The System.Threading.Timer class has been in the original .NET Framework almost from the very beginning and the TimerCallback delegate has a method signature that does not handle CancellationTokens natively.
Trial and error
So, I span up a new
dotnet new worker project which has StartAsync and StopAsync methods that take in a CancellationToken in their method signatures and seemed like a good place to start.
After some tinkering with my original class and some research on StackOverflow, I came across this post which I used as the basis as a new improved Timer.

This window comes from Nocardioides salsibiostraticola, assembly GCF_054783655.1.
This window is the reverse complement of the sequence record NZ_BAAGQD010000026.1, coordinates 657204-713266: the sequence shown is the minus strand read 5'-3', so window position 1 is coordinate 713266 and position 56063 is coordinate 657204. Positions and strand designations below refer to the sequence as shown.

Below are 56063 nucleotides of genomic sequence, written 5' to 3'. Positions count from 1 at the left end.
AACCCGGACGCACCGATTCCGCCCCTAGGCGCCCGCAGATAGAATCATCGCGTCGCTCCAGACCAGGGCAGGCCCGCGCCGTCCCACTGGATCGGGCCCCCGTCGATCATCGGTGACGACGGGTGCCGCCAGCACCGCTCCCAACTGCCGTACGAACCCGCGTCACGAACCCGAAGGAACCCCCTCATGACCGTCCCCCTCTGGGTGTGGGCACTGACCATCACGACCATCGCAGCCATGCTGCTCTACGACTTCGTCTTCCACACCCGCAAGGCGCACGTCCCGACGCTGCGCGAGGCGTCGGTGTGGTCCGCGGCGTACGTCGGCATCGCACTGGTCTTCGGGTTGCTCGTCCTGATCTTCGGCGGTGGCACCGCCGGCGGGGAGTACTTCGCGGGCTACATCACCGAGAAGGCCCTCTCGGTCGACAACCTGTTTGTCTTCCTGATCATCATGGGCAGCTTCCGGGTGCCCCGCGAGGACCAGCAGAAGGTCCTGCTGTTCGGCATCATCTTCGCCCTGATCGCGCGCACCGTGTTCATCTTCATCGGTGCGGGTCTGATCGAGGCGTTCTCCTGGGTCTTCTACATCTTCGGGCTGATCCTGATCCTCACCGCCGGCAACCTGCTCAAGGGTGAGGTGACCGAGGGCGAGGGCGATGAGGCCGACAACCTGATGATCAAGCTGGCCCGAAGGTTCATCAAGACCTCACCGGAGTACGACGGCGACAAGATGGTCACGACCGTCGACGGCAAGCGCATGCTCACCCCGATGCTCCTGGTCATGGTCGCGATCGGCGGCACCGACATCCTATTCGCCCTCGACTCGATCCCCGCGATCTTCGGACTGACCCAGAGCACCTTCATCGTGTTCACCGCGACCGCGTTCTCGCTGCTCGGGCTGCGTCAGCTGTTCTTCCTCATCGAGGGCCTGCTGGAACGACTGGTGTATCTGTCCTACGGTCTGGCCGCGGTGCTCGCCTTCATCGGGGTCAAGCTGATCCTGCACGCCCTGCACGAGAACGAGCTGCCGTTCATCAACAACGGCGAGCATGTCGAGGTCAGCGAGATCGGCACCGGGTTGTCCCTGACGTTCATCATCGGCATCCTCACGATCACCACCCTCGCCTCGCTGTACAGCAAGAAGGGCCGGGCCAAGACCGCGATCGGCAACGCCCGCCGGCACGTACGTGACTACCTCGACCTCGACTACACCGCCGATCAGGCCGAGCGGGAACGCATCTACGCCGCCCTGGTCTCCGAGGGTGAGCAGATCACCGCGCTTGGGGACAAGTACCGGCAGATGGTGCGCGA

Firstly I was able to improve on my original TimerTest class by replacing the field level locking object combined with its’s calls to
Monitor.TryEnter(_locker) by using the Timer’s built-in Change method.
Next up I modified the original TimerCallback DoWork method so that it called my new
DoWorkAsync(CancellationToken token) method that with a CancellationToken as a parameter does check for
IsCancellationRequested before doing my long-running work.
The class is a little more complicated than the original but it does handle ctrlc gracefully.
So, here is the new and improved Timer in a new dotnet core background worker class alongside all of its project files.